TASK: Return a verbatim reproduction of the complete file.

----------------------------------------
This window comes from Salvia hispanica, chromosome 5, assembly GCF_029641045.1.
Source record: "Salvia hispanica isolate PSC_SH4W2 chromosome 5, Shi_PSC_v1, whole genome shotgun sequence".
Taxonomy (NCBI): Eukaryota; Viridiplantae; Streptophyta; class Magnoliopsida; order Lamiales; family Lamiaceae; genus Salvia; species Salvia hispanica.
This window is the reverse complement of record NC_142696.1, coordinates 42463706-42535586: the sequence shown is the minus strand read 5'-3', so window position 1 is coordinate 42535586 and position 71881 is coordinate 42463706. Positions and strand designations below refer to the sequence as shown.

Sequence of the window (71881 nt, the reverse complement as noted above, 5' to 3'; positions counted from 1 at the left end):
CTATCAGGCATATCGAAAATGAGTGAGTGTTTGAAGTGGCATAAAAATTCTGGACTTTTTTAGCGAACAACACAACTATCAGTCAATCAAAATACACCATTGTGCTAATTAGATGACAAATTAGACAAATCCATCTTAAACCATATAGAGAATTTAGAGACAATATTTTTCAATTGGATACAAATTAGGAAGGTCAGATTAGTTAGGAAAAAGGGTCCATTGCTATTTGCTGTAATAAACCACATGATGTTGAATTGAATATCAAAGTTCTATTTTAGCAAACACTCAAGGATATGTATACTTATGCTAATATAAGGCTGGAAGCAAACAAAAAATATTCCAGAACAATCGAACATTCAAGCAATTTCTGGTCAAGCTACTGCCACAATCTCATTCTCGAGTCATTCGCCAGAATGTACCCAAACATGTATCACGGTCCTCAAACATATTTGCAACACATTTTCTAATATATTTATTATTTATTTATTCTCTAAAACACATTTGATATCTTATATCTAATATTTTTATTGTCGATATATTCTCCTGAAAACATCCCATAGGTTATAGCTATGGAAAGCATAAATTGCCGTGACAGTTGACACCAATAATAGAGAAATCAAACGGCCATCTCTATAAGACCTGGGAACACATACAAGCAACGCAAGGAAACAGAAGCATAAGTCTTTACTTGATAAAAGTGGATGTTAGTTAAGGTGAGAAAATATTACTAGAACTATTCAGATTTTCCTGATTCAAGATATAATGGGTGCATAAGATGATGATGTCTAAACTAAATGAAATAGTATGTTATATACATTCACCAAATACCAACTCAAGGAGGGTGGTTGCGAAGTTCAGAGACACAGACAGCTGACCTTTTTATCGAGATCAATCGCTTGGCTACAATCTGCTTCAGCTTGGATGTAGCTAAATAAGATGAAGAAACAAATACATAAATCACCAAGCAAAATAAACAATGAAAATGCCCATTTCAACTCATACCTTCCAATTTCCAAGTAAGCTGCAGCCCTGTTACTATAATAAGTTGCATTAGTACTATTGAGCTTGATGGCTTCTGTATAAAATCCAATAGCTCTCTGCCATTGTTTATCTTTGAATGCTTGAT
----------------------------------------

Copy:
This window comes from Salvia hispanica, chromosome 5, assembly GCF_029641045.1.
Source record: "Salvia hispanica isolate PSC_SH4W2 chromosome 5, Shi_PSC_v1, whole genome shotgun sequence".
Taxonomy (NCBI): Eukaryota; Viridiplantae; Streptophyta; class Magnoliopsida; order Lamiales; family Lamiaceae; genus Salvia; species Salvia hispanica.
This window is the reverse complement of record NC_142696.1, coordinates 42463706-42535586: the sequence shown is the minus strand read 5'-3', so window position 1 is coordinate 42535586 and position 71881 is coordinate 42463706. Positions and strand designations below refer to the sequence as shown.

Sequence of the window (71881 nt, the reverse complement as noted above, 5' to 3'; positions counted from 1 at the left end):
CTATCAGGCATATCGAAAATGAGTGAGTGTTTGAAGTGGCATAAAAATTCTGGACTTTTTTAGCGAACAACACAACTATCAGTCAATCAAAATACACCATTGTGCTAATTAGATGACAAATTAGACAAATCCATCTTAAACCATATAGAGAATTTAGAGACAATATTTTTCAATTGGATACAAATTAGGAAGGTCAGATTAGTTAGGAAAAAGGGTCCATTGCTATTTGCTGTAATAAACCACATGATGTTGAATTGAATATCAAAGTTCTATTTTAGCAAACACTCAAGGATATGTATACTTATGCTAATATAAGGCTGGAAGCAAACAAAAAATATTCCAGAACAATCGAACATTCAAGCAATTTCTGGTCAAGCTACTGCCACAATCTCATTCTCGAGTCATTCGCCAGAATGTACCCAAACATGTATCACGGTCCTCAAACATATTTGCAACACATTTTCTAATATATTTATTATTTATTTATTCTCTAAAACACATTTGATATCTTATATCTAATATTTTTATTGTCGATATATTCTCCTGAAAACATCCCATAGGTTATAGCTATGGAAAGCATAAATTGCCGTGACAGTTGACACCAATAATAGAGAAATCAAACGGCCATCTCTATAAGACCTGGGAACACATACAAGCAACGCAAGGAAACAGAAGCATAAGTCTTTACTTGATAAAAGTGGATGTTAGTTAAGGTGAGAAAATATTACTAGAACTATTCAGATTTTCCTGATTCAAGATATAATGGGTGCATAAGATGATGATGTCTAAACTAAATGAAATAGTATGTTATATACATTCACCAAATACCAACTCAAGGAGGGTGGTTGCGAAGTTCAGAGACACAGACAGCTGACCTTTTTATCGAGATCAATCGCTTGGCTACAATCTGCTTCAGCTTGGATGTAGCTAAATAAGATGAAGAAACAAATACATAAATCACCAAGCAAAATAAACAATGAAAATGCCCATTTCAACTCATACCTTCCAATTTCCAAGTAAGCTGCAGCCCTGTTACTATAATAAGTTGCATTAGTACTATTGAGCTTGATGGCTTCTGTATAAAATCCAATAGCTCTCTGCCATTGTTTATCTTTGAATGCTTGAT